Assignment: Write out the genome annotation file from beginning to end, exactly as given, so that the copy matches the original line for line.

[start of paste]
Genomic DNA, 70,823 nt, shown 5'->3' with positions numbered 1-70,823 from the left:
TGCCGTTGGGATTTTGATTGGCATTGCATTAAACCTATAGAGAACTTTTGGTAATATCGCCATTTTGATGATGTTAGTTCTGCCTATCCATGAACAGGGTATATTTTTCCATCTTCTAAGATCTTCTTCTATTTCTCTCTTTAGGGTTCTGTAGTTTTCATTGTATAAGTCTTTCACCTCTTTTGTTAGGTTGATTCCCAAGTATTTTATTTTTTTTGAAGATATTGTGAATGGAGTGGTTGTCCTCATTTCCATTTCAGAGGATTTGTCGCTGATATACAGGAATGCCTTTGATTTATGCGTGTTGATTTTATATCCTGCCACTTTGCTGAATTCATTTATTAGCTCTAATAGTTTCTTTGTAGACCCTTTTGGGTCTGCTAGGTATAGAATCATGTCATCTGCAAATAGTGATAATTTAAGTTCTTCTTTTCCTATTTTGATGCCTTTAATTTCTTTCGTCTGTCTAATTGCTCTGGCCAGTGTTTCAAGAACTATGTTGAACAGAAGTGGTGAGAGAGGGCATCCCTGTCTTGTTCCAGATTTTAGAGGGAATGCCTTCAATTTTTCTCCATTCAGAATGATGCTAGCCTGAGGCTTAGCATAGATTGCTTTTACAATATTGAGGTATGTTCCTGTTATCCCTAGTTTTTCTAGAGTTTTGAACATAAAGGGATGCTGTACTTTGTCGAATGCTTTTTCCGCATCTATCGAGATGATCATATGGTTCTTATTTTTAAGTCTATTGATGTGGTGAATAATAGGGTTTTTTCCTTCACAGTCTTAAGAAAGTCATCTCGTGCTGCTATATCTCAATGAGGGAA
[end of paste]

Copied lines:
Genomic DNA, 70,823 nt, shown 5'->3' with positions numbered 1-70,823 from the left:
TGCCGTTGGGATTTTGATTGGCATTGCATTAAACCTATAGAGAACTTTTGGTAATATCGCCATTTTGATGATGTTAGTTCTGCCTATCCATGAACAGGGTATATTTTTCCATCTTCTAAGATCTTCTTCTATTTCTCTCTTTAGGGTTCTGTAGTTTTCATTGTATAAGTCTTTCACCTCTTTTGTTAGGTTGATTCCCAAGTATTTTATTTTTTTTGAAGATATTGTGAATGGAGTGGTTGTCCTCATTTCCATTTCAGAGGATTTGTCGCTGATATACAGGAATGCCTTTGATTTATGCGTGTTGATTTTATATCCTGCCACTTTGCTGAATTCATTTATTAGCTCTAATAGTTTCTTTGTAGACCCTTTTGGGTCTGCTAGGTATAGAATCATGTCATCTGCAAATAGTGATAATTTAAGTTCTTCTTTTCCTATTTTGATGCCTTTAATTTCTTTCGTCTGTCTAATTGCTCTGGCCAGTGTTTCAAGAACTATGTTGAACAGAAGTGGTGAGAGAGGGCATCCCTGTCTTGTTCCAGATTTTAGAGGGAATGCCTTCAATTTTTCTCCATTCAGAATGATGCTAGCCTGAGGCTTAGCATAGATTGCTTTTACAATATTGAGGTATGTTCCTGTTATCCCTAGTTTTTCTAGAGTTTTGAACATAAAGGGATGCTGTACTTTGTCGAATGCTTTTTCCGCATCTATCGAGATGATCATATGGTTCTTATTTTTAAGTCTATTGATGTGGTGAATAATAGGGTTTTTTCCTTCACAGTCTTAAGAAAGTCATCTCGTGCTGCTATATCTCAATGAGGGAA